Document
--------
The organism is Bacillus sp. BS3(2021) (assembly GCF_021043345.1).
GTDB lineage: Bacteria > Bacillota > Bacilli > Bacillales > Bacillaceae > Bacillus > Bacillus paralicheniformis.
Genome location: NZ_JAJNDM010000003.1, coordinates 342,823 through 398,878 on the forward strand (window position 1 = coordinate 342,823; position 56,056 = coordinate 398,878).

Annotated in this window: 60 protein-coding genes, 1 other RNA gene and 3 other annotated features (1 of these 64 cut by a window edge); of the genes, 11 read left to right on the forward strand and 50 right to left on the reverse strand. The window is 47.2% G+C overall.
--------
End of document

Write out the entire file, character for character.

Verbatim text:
The organism is Bacillus sp. BS3(2021) (assembly GCF_021043345.1).
GTDB lineage: Bacteria > Bacillota > Bacilli > Bacillales > Bacillaceae > Bacillus > Bacillus paralicheniformis.
Genome location: NZ_JAJNDM010000003.1, coordinates 342,823 through 398,878 on the forward strand (window position 1 = coordinate 342,823; position 56,056 = coordinate 398,878).

Annotated in this window: 60 protein-coding genes, 1 other RNA gene and 3 other annotated features (1 of these 64 cut by a window edge); of the genes, 11 read left to right on the forward strand and 50 right to left on the reverse strand. The window is 47.2% G+C overall.